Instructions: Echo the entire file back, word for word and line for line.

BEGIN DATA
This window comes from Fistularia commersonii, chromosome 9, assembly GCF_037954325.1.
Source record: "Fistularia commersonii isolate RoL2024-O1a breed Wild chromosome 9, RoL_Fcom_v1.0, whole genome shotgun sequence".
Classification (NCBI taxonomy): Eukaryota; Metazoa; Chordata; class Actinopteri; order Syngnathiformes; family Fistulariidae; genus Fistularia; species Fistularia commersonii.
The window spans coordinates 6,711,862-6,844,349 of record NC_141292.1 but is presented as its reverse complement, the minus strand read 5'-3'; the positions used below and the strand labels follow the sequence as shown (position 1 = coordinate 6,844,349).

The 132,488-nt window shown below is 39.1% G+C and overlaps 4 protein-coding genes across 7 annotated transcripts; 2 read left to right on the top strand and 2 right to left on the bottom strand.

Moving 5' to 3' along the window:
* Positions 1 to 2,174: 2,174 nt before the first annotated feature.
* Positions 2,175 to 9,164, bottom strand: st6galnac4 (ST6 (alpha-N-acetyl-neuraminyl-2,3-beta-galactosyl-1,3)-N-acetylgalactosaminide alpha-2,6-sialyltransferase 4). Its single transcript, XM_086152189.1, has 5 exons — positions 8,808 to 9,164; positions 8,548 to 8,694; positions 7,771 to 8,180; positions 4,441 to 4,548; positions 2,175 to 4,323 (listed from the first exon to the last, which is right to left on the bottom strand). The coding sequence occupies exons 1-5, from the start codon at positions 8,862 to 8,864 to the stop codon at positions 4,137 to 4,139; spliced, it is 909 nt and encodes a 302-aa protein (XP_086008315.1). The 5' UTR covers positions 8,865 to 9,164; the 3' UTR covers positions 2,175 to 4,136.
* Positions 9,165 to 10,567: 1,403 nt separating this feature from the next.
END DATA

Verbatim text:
This window comes from Fistularia commersonii, chromosome 9, assembly GCF_037954325.1.
Source record: "Fistularia commersonii isolate RoL2024-O1a breed Wild chromosome 9, RoL_Fcom_v1.0, whole genome shotgun sequence".
Classification (NCBI taxonomy): Eukaryota; Metazoa; Chordata; class Actinopteri; order Syngnathiformes; family Fistulariidae; genus Fistularia; species Fistularia commersonii.
The window spans coordinates 6,711,862-6,844,349 of record NC_141292.1 but is presented as its reverse complement, the minus strand read 5'-3'; the positions used below and the strand labels follow the sequence as shown (position 1 = coordinate 6,844,349).

The 132,488-nt window shown below is 39.1% G+C and overlaps 4 protein-coding genes across 7 annotated transcripts; 2 read left to right on the top strand and 2 right to left on the bottom strand.

Moving 5' to 3' along the window:
* Positions 1 to 2,174: 2,174 nt before the first annotated feature.
* Positions 2,175 to 9,164, bottom strand: st6galnac4 (ST6 (alpha-N-acetyl-neuraminyl-2,3-beta-galactosyl-1,3)-N-acetylgalactosaminide alpha-2,6-sialyltransferase 4). Its single transcript, XM_086152189.1, has 5 exons — positions 8,808 to 9,164; positions 8,548 to 8,694; positions 7,771 to 8,180; positions 4,441 to 4,548; positions 2,175 to 4,323 (listed from the first exon to the last, which is right to left on the bottom strand). The coding sequence occupies exons 1-5, from the start codon at positions 8,862 to 8,864 to the stop codon at positions 4,137 to 4,139; spliced, it is 909 nt and encodes a 302-aa protein (XP_086008315.1). The 5' UTR covers positions 8,865 to 9,164; the 3' UTR covers positions 2,175 to 4,136.
* Positions 9,165 to 10,567: 1,403 nt separating this feature from the next.